“The CAS arbitral Panel, composed of Prof. Richard H. McLaren (Canada), President, Mr David W. Rivkin (USA) and Mr Michele Bernasconi (Switzerland), came to the conclusion that the “Osaka Rule” was more properly characterized as a disciplinary sanction condition of eligibility to compete in the Olympic Games. Such a disciplinary sanction is not in compliance with Article 23.2.2 of the World Anti-Doping Code (WADC), which provides that the Signatories of the Code may not introduce provisions that change the effect of periods of inielgibility provisions of the WADC, because it adds further ineligibility to the doping sanction after that sanction has been served. The Panel further held that, because the IOC made the WADC a part of its own governing statute (the Olympic Charter, under Rule 44), the “Osaka Rule” is in fact a violation of the IOC’s own Statute and is therefore invalid and unenforceable.

“The CAS Panel also emphasized that if the IOC wanted to exclude athletes who have been sanctioned for doping from the Olympic Games, it could propose an amendment to the World Doping Code, which would allow other Signatories to consider such an amendment and possibility to adopt it. If so, no ne bis in idem issue (prohibition against double jeopardy) would be raised, as the ineligibility would be part of a single sanction. Moreover, the principle of proportionality could be met because only one adjudicatory body would be in position to assess the proper sanction for a certain behaviour, taking into consideration the overall effect of the sanction to be imposed.”

It would be up to lawyers to decide if excerpts such as “such a disciplinary sanction is not in compliance with Article 23.2.2 of the World Anti-Doping Code (WADC), which provides that the Signatories of the Code may not introduce provisions that change the effect of periods of ineligibility provisions of the WADC, because it adds further ineligibility to the doping sanction after that sanction has been served,” give ample room for appeal.

IOC accepts but will push for change; BOC insists ruling doesn’t affect its lifetime ban:

The USOC welcomed the decision, as expected, but insisted that it was not soft on the doping issue. “Like the IOC, we are in full support of clean competition and stringent anti-doping penalties,” it stated. “This decision does not diminish our commitment to the fight against doping, but rather ensures that athletes and National Olympic Committees have certainty as they prepare for London.”

The IOC, which essentially was defeated by the USOC in the appeal, said that it “fully respects the Court of Arbitration for Sport and will of course abide by its judgment.” However it also made it clear that it wasn’t fully satisfied and that it could push for a change in the WADA rules in future.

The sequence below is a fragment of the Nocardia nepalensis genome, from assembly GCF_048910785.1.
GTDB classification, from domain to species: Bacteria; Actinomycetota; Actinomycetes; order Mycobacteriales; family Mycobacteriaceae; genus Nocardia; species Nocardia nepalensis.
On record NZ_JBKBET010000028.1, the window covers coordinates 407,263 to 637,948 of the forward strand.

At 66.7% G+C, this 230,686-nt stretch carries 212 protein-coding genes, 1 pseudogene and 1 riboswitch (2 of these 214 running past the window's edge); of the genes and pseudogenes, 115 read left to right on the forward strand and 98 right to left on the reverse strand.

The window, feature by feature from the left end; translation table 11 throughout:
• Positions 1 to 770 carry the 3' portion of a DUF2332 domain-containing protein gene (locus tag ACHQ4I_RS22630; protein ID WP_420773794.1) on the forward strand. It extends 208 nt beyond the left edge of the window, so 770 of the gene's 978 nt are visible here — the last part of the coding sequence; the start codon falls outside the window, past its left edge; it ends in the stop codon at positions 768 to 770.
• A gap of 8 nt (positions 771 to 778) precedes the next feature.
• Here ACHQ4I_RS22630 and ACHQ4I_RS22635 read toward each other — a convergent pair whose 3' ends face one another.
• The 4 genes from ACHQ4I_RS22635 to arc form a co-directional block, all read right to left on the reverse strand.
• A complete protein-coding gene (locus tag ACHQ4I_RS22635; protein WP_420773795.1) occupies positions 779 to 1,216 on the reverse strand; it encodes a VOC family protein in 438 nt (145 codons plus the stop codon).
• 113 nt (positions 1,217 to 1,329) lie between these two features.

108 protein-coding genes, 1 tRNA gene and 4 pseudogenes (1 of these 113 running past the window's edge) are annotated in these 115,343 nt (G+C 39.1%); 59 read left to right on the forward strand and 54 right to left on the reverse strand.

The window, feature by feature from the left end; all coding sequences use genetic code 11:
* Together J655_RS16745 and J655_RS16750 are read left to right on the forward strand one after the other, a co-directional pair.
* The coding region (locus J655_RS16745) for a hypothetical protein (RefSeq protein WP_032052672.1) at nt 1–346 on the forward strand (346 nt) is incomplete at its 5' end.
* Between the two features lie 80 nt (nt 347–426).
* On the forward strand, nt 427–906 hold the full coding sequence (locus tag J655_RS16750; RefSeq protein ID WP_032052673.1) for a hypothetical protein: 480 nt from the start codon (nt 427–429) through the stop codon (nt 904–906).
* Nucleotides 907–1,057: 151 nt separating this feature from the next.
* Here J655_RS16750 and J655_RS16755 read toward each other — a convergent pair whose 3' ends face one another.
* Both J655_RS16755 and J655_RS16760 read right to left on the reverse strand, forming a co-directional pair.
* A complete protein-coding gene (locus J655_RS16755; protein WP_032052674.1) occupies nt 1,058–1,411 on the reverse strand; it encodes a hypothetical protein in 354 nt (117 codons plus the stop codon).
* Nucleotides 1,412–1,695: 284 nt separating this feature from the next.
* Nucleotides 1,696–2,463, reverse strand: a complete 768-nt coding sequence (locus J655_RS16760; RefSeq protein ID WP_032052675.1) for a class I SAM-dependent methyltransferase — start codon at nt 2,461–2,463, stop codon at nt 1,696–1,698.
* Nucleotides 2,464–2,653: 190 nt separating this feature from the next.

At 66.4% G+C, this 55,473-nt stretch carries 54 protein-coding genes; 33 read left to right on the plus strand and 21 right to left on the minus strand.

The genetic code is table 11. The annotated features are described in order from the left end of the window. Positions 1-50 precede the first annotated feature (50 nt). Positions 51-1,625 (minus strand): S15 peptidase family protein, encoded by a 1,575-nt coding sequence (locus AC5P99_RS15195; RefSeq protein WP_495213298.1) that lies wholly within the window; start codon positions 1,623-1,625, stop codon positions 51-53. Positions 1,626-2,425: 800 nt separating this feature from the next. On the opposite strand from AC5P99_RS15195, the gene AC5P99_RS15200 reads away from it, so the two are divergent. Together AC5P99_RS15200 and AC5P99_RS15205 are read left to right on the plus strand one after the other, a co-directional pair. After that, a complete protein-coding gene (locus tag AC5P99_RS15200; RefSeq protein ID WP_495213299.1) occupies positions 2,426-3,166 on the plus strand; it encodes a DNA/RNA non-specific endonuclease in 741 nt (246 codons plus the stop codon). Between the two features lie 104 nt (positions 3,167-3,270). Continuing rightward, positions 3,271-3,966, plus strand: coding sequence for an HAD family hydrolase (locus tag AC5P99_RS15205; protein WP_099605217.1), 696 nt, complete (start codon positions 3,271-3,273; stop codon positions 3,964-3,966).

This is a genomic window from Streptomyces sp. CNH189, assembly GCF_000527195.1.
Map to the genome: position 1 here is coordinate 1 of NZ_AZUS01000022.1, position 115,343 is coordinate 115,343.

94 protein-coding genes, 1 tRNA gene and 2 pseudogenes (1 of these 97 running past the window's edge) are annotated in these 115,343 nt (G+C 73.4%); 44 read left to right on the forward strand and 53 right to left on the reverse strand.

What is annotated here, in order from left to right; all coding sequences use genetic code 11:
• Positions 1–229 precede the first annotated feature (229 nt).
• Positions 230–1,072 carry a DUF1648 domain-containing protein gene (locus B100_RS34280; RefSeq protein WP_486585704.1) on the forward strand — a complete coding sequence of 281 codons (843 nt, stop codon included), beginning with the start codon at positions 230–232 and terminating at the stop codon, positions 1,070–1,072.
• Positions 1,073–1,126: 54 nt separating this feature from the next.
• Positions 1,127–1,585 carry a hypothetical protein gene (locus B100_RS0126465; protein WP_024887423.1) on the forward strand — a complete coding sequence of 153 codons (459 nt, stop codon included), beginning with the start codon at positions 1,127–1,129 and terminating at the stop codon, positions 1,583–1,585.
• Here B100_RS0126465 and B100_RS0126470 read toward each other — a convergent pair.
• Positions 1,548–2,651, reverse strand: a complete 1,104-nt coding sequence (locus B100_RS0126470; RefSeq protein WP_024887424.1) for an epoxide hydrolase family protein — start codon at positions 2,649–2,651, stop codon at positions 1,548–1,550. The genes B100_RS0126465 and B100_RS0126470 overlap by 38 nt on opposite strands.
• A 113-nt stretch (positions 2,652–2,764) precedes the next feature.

“The IOC has a zero tolerance against doping and has shown and continues to show its determination to catch cheats,” it said. “We are therefore naturally disappointed since the measure was originally adopted to support the values that underpin the Olympic Movement and to protect the huge majority of athletes who compete fairly.

“The rule was in our view an efficient means to advance the fight against doping, and we were somewhat surprised by the judgment since we had taken an advisory opinion from CAS on the rule and been given a positive response."

“When the moment comes for the revision of the World Anti-Doping Code [2013 – ed.] we will ensure that tougher sanctions, including such a rule, will be seriously considered.”


As for the BOC itself, which could be affected if Millar, the athlete Dwain Chambers or others in a similar position appeal, it insisted that it didn’t feel that today’s ruling was relevant to its case. “It is tough but it is fair,” said BOC chairman Colin Moynihan, speaking of its lifetime ban. “It has a strong appeal mechanism. Fundamentally the BOA byelaw addresses eligibility and is not a sanction.

“This is a by-law introduced with support of the athletes for the athletes. It has consistently had 90 percent support from the athletes.” He said that the World Anti-Doping Agency had previously stated that the association's anti-doping laws complied with the global standard, showing a letter from WADA to prove his point.

It will be up to athletes and their lawyers, and ultimately CAS, to decide if this is indeed the case. Longer term, it appears that a global ban could potentially become part of the WADA Code itself.

As for Millar, he has said in the past that he was not willing to challenge the BOC ruling as he realised it could cause a lot of negative reaction. He served a two year ban for using EPO, and since his return has spoken out against drug use. He has an image as someone who has accepted he made mistakes, and will know that there is a chance that a personal appeal to CAS could backfire in terms of public reaction.

That said, if Chambers or another athlete successfully appeals, he could get the green light anyway if the BOC’s ban is overturned. Right now, though, the Scot remains ineligible for London 2012.